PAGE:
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 Avian influenza Advice (HPAI) H5N1) 

What is Avian Flu?

Avian influenza is a virus that can infect birds, including poultry, pigeons, and wild or migratory birds like ducks. There are two types of the virus: high pathogenicity (HPAI) and low pathogenicity (LPAI), which indicate how severe the disease can be if a bird gets infected.

Am I at risk from Avian Flu ?

Avian flu, is a highly contagious type of influenza that mainly affects birds. However, in rare cases, it can also infect humans. There are many different strains of bird flu viruses, but most of them do not pose any threat to humans. Nevertheless, there are four strains that have caused concern in recent years: H5N1 (since 1997), H7N9 (since 2013), H5N6 (since 2014), and H5N8 (since 2016).

Although H5N1, H7N9, and H5N6 strains do not easily spread from human to human, several people have been infected worldwide, resulting in numerous fatalities. In February 2021, a small number of people in Russia were found to have been infected by H5N8 for the first time.

Although a few cases have been made aware of human cases involving avian flu, there is currently no confirmed deaths in relation to avian flu in the UK.

How do you know if a bird has Avian Flu ?

According to reliable data and information from , Birds infected with the most serious strain of bird flu, called highly pathogenic avian influenza (HPAI), usually show some (or all) of the following signs.

  • sudden death

  • swollen head

  • closed and runny eyes

  • lethargy and depression

  • lying down and unresponsiveness

  • lack of coordination

  • eating less than usual

  • lethargy

  • sudden increase or decrease in water consumption

  • head and body shaking

  • drooping of the wings

  • dragging of legs

  • twisting of the head and neck

  • swelling and blue discolouration of comb and wattles

  • haemorrhages and redness on shanks of the legs and under the skin of the neck

  • breathing difficulties such as gaping (mouth breathing), nasal snicking (coughing sound), sneezing, gurgling or rattling

  • fever or noticeable increase in body temperature

  • discoloured or loose watery droppings

  • stop or significant drop in egg production

Some species such as ducks, geese and swans can carry the avian influenza virus and spread it without showing any signs of illness.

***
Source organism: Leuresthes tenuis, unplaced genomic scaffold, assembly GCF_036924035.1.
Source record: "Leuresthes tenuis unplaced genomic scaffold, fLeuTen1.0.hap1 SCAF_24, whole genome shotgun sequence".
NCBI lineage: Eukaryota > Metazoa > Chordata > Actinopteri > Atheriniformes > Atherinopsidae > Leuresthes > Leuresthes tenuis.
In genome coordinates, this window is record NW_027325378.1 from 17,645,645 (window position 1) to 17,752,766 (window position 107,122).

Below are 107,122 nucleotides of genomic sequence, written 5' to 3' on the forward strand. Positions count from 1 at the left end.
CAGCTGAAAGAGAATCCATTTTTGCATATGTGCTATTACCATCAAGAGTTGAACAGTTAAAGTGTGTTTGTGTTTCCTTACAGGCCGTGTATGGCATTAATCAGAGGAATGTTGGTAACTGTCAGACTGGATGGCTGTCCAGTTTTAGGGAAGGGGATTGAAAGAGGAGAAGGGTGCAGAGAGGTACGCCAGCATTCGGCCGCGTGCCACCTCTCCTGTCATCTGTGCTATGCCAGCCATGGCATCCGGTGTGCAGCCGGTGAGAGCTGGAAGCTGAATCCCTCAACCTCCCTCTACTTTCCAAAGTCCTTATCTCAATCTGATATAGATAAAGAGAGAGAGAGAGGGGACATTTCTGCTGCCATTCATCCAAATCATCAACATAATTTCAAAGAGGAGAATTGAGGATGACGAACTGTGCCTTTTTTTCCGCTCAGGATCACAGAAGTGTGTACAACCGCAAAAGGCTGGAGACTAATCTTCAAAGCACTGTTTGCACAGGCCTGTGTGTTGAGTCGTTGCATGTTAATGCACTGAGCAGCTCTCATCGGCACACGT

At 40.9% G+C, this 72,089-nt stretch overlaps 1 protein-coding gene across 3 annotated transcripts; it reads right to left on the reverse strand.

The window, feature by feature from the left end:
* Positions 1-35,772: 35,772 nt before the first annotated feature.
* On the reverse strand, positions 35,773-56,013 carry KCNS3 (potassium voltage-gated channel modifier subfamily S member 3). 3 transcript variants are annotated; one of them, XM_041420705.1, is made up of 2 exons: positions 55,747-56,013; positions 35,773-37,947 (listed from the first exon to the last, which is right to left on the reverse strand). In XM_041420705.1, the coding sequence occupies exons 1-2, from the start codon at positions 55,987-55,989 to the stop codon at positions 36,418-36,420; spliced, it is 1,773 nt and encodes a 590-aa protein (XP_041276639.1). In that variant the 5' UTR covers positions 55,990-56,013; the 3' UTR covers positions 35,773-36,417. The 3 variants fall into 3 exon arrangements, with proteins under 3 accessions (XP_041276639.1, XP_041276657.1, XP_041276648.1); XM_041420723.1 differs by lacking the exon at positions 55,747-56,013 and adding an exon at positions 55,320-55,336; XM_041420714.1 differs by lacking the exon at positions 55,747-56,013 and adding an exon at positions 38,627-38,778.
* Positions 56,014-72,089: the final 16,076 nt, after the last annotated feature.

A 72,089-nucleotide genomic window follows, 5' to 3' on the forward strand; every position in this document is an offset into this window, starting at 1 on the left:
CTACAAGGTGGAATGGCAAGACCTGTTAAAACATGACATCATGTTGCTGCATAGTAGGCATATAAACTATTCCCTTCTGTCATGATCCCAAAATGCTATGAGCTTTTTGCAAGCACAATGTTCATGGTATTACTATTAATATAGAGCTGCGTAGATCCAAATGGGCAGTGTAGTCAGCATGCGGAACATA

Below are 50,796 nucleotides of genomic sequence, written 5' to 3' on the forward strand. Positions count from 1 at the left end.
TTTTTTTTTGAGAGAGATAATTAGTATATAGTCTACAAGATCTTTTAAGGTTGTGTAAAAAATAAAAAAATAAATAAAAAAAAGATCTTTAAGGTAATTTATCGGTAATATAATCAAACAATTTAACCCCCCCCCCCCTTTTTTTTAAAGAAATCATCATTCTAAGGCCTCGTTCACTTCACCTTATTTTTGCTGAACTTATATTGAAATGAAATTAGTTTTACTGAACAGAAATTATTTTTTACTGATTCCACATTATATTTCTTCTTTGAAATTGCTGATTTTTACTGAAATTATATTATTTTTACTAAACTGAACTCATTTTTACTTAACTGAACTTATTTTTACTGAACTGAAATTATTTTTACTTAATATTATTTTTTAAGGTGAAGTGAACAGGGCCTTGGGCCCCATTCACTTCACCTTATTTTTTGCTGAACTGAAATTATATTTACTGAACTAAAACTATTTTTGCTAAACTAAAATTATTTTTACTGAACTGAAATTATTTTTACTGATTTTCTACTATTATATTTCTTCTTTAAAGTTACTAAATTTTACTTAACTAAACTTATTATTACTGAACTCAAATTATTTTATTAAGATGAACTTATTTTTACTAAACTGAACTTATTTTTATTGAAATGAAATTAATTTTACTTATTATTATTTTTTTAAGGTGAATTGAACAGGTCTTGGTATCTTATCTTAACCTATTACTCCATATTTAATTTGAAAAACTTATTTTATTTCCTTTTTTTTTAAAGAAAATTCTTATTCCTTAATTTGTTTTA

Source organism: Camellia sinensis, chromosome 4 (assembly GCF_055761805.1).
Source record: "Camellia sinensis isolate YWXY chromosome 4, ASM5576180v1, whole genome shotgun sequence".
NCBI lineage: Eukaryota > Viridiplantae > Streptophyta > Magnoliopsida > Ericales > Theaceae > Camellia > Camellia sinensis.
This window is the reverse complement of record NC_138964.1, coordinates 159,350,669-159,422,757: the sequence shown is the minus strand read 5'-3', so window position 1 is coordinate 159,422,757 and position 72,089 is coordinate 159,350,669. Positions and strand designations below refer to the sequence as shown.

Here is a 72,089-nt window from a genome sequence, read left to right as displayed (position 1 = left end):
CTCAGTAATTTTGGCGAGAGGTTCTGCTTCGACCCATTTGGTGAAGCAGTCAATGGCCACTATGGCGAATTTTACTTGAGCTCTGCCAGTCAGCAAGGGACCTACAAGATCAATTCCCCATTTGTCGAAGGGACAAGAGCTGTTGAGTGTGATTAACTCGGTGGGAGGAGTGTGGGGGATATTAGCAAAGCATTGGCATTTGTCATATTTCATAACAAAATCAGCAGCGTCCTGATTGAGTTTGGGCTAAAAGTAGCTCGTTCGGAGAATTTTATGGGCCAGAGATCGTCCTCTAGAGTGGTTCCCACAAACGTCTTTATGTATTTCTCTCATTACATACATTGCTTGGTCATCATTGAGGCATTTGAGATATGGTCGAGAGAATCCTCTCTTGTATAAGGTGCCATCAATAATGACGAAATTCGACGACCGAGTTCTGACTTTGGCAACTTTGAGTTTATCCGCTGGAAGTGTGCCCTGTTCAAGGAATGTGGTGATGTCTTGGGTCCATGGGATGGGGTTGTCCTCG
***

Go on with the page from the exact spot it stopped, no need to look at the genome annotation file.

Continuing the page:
What to do in suspected avian flu cases.

If you suspect a case of suspected bird flu in a wild bird, please do not touch, or pick up the bird. If you are walking your dog, please keep the dog well away from the carcass or sick bird.

In England and Wales, if you find a single bird of prey or owl, 3 or more dead wild waterfowl (swans, geese or ducks), gulls, or 5 or more dead wild birds of any other species (including gulls) at the same place at the same time, report them to the Defra helpline on 03459 33 55 77.

I've got several dead birds in my garden.. what should I do ?

You should report large numbers of dead wild birds found at your home.


Can all birds become infected with Avian Flu ?

In theory, yes. So far, at least 70 UK bird species have tested positive for avian flu, including 21 of our 25 regularly breeding seabird species, as well as geese, ducks, swans and raptor species such as Peregrine Falcon, Hen Harrier, Buzzard, White-tailed Eagle and Golden Eagle.

My local wildlife rescue has refused to take a sick bird, why would they do this ?

In short, this is highly likely to be due to a number of safety and ethical reasons.

Avian Influenza is a notifiable disease. Which means any suspected case MUST be reported. (its a criminal offence not to do so). Tragically there have been some cases here in the UK where confirmed cases of bird flu has been found on the sites of rescue centres, which has resulted in all (if not most) animals being culled onsite to reduce the risk of spreading the virus.

Some rescues have flatly refused to admit birds due to high risk factors, especially those situated by the coastal areas. 

Should a rescue centre have a confirmed case of avian flu, they will be forced to close to ALL rescues for a period as ordered by APHA. This is usually around 12 months.

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